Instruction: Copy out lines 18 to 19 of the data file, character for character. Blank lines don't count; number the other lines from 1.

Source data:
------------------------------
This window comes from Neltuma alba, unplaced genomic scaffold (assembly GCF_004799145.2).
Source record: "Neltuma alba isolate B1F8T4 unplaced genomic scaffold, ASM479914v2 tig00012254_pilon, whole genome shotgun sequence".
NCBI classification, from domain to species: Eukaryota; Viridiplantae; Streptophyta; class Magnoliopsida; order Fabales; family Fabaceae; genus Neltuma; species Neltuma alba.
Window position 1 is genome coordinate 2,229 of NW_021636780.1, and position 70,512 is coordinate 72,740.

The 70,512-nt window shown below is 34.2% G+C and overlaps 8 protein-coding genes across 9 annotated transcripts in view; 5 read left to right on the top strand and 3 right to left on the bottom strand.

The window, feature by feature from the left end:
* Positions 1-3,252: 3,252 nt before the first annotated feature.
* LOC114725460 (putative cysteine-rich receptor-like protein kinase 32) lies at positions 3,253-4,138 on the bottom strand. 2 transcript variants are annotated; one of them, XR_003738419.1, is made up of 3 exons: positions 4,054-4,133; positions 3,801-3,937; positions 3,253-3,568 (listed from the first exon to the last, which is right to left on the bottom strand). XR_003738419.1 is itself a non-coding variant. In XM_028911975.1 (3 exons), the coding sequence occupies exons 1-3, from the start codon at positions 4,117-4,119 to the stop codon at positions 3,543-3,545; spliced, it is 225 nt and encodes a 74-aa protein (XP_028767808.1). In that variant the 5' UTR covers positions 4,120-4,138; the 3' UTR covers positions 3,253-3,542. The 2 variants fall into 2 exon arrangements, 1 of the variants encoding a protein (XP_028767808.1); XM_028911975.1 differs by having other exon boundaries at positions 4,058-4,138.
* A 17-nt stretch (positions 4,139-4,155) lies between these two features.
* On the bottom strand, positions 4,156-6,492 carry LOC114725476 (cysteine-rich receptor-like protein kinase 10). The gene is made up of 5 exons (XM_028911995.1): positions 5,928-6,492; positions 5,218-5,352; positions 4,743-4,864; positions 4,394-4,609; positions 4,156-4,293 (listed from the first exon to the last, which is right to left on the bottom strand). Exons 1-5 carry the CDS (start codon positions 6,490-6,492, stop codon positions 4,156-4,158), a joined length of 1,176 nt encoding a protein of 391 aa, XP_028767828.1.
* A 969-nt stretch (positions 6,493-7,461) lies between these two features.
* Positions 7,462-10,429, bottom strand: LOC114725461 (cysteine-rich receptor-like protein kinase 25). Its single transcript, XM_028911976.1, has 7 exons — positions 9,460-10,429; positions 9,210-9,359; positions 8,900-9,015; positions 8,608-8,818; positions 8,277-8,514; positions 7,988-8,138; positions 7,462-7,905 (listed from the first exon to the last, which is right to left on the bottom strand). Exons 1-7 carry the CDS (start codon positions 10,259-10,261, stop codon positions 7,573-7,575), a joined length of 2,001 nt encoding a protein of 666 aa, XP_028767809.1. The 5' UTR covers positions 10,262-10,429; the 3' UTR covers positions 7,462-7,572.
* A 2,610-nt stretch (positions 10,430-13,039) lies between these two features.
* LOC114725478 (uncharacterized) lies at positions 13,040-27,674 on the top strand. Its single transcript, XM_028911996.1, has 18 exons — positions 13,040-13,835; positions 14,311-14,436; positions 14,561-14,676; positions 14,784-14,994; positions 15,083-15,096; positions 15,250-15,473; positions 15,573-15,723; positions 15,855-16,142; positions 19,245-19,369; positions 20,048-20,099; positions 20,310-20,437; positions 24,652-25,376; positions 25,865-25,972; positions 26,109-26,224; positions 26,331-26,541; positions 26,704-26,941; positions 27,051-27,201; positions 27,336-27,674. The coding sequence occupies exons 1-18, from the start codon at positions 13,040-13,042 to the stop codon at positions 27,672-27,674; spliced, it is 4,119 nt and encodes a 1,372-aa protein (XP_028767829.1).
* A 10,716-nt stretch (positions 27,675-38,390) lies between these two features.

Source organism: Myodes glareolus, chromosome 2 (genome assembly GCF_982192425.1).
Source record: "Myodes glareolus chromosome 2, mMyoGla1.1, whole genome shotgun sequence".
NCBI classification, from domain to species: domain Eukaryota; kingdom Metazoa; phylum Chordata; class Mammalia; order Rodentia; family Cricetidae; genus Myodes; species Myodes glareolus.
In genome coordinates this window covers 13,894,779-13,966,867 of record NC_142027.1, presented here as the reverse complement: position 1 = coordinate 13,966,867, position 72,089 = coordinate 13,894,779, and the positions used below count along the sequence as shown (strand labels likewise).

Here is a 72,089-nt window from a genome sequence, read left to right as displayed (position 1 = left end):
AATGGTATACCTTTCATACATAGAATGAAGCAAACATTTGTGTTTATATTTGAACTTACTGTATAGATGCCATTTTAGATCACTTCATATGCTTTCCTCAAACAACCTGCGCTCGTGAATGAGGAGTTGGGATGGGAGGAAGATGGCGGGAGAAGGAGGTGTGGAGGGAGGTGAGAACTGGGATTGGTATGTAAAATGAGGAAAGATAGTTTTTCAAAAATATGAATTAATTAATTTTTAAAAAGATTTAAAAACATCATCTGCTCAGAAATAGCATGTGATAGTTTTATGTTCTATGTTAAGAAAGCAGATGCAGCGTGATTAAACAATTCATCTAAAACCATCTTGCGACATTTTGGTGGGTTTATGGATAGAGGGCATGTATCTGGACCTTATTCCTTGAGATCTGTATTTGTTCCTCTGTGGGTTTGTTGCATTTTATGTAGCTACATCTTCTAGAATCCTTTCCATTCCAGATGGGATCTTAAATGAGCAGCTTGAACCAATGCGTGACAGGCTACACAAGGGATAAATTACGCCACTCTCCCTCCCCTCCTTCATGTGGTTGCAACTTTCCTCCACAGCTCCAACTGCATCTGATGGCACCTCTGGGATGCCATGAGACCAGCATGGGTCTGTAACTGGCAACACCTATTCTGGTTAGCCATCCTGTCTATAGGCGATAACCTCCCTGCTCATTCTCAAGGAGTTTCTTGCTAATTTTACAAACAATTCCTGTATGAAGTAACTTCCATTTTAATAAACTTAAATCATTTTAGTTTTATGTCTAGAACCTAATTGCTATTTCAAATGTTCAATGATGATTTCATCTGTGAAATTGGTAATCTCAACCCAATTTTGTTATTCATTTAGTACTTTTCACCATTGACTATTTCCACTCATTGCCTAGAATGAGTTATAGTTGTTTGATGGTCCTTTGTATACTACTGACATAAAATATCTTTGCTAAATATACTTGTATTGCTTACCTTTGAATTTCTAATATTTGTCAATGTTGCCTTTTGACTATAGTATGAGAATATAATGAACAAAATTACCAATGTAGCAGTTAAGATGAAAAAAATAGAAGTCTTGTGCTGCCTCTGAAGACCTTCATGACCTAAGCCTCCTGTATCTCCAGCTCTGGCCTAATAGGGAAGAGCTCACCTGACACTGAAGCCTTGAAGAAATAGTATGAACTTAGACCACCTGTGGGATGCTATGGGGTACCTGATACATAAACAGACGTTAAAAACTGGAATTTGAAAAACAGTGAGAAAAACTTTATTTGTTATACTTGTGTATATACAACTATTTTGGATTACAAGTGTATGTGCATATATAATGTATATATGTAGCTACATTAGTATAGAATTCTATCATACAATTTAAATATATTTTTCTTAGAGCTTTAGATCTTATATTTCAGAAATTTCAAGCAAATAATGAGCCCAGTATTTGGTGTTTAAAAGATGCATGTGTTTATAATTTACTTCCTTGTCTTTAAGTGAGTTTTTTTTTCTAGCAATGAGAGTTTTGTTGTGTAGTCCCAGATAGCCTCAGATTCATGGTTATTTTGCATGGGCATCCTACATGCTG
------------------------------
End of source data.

NCBI classification, from domain to species: domain Eukaryota; kingdom Metazoa; phylum Chordata; class Mammalia; order Rodentia; family Cricetidae; genus Myodes; species Myodes glareolus.
In genome coordinates this window covers 13,894,779-13,966,867 of record NC_142027.1, presented here as the reverse complement: position 1 = coordinate 13,966,867, position 72,089 = coordinate 13,894,779, and the positions used below count along the sequence as shown (strand labels likewise).